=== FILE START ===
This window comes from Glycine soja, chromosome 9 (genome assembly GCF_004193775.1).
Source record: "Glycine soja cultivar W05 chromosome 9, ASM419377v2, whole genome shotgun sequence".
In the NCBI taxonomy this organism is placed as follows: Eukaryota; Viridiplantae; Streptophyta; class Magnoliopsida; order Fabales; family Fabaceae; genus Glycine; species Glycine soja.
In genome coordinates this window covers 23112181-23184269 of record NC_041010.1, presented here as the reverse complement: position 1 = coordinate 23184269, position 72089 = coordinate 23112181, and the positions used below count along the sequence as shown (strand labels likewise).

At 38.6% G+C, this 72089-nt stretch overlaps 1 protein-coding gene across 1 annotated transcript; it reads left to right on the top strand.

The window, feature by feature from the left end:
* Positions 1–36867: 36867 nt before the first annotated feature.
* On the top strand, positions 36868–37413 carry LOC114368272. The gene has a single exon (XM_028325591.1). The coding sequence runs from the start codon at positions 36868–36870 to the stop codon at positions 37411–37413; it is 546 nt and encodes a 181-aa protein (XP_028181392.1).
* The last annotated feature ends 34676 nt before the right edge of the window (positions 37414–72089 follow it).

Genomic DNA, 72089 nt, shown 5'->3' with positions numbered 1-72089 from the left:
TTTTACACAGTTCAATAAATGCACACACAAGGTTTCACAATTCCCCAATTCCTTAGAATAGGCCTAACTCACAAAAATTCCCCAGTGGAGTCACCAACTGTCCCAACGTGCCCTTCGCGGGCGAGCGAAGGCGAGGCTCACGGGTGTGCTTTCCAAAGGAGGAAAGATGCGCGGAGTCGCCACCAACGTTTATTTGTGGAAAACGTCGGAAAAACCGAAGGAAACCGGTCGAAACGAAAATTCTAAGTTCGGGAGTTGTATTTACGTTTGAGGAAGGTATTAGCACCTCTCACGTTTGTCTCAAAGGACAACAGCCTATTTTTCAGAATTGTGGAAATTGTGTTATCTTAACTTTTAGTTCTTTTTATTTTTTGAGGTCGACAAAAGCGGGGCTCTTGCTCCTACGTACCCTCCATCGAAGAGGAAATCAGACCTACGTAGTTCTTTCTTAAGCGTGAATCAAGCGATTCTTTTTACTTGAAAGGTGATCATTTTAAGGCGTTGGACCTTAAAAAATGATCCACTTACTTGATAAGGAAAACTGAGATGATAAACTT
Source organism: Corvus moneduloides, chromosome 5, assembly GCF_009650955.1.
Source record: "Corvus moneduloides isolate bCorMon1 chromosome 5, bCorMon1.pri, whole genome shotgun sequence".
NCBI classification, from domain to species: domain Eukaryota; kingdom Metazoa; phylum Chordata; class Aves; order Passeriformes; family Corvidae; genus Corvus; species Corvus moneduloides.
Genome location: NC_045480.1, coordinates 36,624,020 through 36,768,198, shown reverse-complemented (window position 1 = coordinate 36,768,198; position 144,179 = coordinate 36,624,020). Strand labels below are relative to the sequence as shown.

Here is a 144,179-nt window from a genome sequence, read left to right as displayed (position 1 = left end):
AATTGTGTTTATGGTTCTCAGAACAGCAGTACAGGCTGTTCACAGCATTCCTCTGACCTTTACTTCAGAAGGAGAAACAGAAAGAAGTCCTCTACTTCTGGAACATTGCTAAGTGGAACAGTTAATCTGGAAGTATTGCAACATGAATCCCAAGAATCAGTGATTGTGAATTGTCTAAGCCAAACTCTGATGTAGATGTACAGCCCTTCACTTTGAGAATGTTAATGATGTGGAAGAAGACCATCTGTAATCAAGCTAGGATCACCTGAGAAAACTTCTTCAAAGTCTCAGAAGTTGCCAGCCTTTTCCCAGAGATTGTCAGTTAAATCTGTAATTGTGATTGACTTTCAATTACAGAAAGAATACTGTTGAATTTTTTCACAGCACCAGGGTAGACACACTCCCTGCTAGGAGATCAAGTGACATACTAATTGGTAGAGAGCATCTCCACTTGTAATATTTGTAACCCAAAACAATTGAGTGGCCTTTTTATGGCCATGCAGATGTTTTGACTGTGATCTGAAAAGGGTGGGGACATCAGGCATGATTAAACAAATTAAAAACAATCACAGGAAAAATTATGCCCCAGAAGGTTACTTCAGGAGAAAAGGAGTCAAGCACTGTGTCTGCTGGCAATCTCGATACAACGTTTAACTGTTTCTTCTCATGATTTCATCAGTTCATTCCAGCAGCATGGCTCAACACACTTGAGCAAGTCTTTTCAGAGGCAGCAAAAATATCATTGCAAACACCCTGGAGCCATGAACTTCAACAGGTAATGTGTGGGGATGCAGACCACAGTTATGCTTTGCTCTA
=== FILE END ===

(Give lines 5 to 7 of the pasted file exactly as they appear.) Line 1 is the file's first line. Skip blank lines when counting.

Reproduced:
At 38.6% G+C, this 72089-nt stretch overlaps 1 protein-coding gene across 1 annotated transcript; it reads left to right on the top strand.

The window, feature by feature from the left end:
* Positions 1–36867: 36867 nt before the first annotated feature.